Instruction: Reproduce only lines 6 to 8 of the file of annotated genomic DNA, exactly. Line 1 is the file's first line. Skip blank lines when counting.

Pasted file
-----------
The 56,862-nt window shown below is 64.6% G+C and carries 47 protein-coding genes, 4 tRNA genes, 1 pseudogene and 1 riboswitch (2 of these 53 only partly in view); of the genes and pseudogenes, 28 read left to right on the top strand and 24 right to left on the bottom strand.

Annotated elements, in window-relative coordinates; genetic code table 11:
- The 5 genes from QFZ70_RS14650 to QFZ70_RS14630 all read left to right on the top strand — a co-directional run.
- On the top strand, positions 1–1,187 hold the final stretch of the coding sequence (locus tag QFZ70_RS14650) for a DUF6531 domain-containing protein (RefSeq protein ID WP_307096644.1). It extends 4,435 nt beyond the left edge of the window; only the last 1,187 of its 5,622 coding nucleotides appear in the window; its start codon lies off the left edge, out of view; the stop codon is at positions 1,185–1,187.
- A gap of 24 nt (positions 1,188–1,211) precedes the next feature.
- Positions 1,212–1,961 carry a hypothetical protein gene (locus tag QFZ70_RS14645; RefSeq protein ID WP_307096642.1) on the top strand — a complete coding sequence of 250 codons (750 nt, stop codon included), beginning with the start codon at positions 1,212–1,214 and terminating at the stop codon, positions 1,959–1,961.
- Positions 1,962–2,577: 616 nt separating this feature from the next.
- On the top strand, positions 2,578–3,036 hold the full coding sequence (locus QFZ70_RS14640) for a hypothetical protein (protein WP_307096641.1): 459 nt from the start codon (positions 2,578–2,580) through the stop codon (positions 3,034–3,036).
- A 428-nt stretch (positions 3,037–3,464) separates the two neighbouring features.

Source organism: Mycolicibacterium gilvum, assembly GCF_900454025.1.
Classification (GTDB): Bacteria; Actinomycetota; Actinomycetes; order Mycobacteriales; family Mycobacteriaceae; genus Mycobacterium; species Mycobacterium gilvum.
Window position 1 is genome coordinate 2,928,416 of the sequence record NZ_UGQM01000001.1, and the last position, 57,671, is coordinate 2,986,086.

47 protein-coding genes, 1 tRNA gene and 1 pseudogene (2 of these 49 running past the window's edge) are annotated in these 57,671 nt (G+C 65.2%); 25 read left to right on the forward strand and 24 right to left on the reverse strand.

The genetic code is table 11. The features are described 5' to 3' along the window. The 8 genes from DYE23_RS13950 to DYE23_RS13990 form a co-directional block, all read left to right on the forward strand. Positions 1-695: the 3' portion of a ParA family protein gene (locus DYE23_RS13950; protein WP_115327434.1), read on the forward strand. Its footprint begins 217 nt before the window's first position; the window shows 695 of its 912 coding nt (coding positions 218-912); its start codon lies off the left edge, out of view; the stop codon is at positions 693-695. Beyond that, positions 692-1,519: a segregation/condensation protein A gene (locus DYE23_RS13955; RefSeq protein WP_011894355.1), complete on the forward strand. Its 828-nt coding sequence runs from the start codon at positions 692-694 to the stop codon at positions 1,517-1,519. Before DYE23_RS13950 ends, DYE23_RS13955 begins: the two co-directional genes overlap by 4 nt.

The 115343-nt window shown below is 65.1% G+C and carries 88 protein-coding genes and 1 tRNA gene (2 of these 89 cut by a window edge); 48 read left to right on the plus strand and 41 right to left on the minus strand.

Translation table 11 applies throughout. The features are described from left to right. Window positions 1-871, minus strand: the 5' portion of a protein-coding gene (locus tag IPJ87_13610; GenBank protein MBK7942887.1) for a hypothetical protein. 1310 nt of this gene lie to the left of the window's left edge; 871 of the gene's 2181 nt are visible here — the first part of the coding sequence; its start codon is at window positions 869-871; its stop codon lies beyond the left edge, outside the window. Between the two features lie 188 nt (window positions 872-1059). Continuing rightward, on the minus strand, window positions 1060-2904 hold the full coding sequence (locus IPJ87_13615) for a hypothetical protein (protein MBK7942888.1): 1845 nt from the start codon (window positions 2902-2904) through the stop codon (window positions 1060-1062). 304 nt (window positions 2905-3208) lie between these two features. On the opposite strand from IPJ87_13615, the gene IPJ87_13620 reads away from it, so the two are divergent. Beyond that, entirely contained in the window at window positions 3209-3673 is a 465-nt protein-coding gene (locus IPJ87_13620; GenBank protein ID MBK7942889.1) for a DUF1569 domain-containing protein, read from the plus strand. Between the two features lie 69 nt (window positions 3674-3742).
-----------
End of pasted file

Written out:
- Positions 1,212–1,961 carry a hypothetical protein gene (locus tag QFZ70_RS14645; RefSeq protein ID WP_307096642.1) on the top strand — a complete coding sequence of 250 codons (750 nt, stop codon included), beginning with the start codon at positions 1,212–1,214 and terminating at the stop codon, positions 1,959–1,961.
- Positions 1,962–2,577: 616 nt separating this feature from the next.
- On the top strand, positions 2,578–3,036 hold the full coding sequence (locus QFZ70_RS14640) for a hypothetical protein (protein WP_307096641.1): 459 nt from the start codon (positions 2,578–2,580) through the stop codon (positions 3,034–3,036).